• The recipe isn’t always correct. If the project planners fail to understand and correctly evaluate how to respond to all the variables in the first two bullets above, the restoration plan will not yield the results desired.


  • Inexperienced cooks.  Good plans don’t always get implemented.  Contractors vary in their experience with wetland restoration planning.  Maybe the restoration plan is not specific enough.  Experienced oversight onsite during construction may not be present.  New information may be found during the construction phase (such as the presence of drainage tiles or changes in soil type) and its importance may be ignored or overlooked. 
  • Cooking (restoration) time varies.  Often there is a preference for finishing up a wetland project and declaring success quickly.  Wetland restoration takes time and needs to be evaluated on time scales that are long enough to find out if the desired wetland has been established or is at least progressing toward the desired goal.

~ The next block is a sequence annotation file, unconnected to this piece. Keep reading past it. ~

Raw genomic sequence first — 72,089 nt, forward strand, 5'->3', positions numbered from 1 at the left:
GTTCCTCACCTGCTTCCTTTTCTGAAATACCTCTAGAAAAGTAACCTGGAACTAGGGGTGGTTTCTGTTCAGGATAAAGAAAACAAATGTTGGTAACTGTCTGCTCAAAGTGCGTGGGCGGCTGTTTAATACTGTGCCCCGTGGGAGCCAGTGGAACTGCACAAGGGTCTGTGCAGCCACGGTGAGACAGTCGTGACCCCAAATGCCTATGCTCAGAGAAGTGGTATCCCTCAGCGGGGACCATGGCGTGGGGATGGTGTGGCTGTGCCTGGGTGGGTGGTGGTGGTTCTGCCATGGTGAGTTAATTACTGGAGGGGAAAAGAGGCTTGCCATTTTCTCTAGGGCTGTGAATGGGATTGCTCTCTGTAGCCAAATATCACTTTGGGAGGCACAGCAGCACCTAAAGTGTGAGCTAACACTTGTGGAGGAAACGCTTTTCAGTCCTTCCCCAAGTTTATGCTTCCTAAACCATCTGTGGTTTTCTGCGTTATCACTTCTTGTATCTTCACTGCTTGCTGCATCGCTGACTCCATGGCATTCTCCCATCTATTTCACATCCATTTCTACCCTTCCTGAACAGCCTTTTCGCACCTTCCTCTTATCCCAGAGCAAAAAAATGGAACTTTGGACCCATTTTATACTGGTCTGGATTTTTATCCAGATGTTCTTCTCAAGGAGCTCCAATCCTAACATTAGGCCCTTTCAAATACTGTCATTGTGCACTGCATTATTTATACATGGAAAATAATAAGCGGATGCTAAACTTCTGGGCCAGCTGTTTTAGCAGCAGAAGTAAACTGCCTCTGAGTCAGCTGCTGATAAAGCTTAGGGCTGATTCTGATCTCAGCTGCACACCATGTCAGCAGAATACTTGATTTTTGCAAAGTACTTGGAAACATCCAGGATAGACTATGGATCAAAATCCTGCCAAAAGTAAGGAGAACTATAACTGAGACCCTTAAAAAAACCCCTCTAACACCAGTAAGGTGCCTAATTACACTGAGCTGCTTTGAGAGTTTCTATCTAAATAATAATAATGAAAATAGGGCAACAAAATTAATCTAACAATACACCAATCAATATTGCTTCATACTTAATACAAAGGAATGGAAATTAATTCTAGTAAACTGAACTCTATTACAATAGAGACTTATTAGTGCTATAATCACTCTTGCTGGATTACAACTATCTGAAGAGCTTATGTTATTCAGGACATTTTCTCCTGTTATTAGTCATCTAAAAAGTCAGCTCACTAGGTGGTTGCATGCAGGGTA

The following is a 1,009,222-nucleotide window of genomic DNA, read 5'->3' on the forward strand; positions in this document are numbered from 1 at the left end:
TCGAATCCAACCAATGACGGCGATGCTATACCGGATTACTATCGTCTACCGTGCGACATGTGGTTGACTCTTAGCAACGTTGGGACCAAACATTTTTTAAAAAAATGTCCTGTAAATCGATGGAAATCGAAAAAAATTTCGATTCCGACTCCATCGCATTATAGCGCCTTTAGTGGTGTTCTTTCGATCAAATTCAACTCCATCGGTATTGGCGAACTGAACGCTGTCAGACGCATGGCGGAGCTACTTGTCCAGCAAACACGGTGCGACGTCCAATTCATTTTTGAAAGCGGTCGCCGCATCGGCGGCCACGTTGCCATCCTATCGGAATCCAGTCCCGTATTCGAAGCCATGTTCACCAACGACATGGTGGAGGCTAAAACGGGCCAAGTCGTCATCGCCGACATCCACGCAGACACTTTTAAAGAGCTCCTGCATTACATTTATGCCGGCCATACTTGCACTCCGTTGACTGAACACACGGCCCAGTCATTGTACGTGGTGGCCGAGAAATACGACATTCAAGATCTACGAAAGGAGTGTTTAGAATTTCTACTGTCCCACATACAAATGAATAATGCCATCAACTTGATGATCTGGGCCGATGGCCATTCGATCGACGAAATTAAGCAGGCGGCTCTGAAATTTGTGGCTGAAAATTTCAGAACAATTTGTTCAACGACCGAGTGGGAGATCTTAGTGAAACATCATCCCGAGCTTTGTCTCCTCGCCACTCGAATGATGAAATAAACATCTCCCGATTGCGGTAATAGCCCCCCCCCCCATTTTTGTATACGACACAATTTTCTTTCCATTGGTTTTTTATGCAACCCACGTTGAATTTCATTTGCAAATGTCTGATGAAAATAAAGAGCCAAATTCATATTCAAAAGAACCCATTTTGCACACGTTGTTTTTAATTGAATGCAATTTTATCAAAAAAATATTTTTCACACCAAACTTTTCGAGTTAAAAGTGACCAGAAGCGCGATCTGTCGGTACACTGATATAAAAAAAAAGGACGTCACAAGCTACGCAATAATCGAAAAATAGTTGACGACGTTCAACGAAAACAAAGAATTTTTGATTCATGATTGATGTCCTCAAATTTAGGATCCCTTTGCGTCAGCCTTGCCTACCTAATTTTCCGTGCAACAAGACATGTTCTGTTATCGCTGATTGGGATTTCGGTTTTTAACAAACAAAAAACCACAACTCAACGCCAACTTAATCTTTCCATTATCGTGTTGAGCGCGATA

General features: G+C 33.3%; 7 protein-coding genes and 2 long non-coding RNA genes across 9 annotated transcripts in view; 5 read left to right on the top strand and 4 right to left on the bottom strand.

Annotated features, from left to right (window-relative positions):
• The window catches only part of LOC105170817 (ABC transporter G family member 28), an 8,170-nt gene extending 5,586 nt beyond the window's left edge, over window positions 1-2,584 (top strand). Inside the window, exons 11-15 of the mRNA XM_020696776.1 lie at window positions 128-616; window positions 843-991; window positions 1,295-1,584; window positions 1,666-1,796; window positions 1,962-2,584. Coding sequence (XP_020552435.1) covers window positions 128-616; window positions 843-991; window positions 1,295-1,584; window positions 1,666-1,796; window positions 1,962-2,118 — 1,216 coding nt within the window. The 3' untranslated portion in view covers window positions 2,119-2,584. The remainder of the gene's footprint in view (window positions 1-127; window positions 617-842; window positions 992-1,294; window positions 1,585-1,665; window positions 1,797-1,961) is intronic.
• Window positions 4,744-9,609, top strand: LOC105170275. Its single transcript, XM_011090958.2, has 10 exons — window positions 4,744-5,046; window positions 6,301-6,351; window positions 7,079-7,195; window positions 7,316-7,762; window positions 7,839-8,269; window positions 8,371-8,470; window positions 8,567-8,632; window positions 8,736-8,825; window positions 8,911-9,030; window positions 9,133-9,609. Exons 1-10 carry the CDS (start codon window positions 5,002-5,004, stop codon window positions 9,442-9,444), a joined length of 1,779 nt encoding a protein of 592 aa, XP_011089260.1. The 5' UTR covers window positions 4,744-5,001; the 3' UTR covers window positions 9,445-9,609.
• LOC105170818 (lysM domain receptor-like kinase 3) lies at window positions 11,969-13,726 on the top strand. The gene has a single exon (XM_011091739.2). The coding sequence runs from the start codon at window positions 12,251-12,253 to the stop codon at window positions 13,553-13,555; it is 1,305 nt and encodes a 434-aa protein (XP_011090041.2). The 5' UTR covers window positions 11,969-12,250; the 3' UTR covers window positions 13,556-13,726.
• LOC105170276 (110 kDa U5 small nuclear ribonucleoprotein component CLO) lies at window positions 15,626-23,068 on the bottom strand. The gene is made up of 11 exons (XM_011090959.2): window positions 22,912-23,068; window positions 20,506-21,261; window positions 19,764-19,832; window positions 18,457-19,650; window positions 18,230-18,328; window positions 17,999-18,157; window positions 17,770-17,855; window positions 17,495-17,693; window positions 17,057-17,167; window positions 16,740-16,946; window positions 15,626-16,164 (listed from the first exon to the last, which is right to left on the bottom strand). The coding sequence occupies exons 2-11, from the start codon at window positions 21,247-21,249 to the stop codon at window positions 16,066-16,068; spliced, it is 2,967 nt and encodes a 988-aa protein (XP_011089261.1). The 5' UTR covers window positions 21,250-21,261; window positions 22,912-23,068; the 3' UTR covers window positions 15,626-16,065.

• Poor observation during “cooking”(restoration). Information needs to be collected and acted on to ensure that the restoration process proceeds as planned.  This is the time to evaluate progress and troubleshoot unanticipated issues that may come up.
  • Additional ingredients may be needed.Information collected as the site progresses towards a successful restoration should be used to make any needed corrections.
  • Knowing when it’s done.Wetlands are complex and they will continue to change and evolve over time.  So when is it possible to be confident that ‘success’ has been achieved?  In a previous webinar experts explored the topic of evaluating success in some detail (scroll down to recording of September 9 webinar).

The good news is that the knowledge, tools, and techniques are available to greatly improve wetland restoration success for many different kinds of wetlands.  The challenge is to gather and distribute this information so that wetland professionals are able to respond to increased demand for wetland restoration in the future.  It can’t be a ‘cookbook’ approach but rather one that addresses the realities of  a specific site, and adapts and applies wetland restoration planning practices appropriately from the beginning of the planning process through execution and beyond.



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Wetlander's Pick of the PostsGreen Infrastructure Helping to Transform Neighborhoods

By Joel Beauvais – EPA Connect Blog – October 27, 2014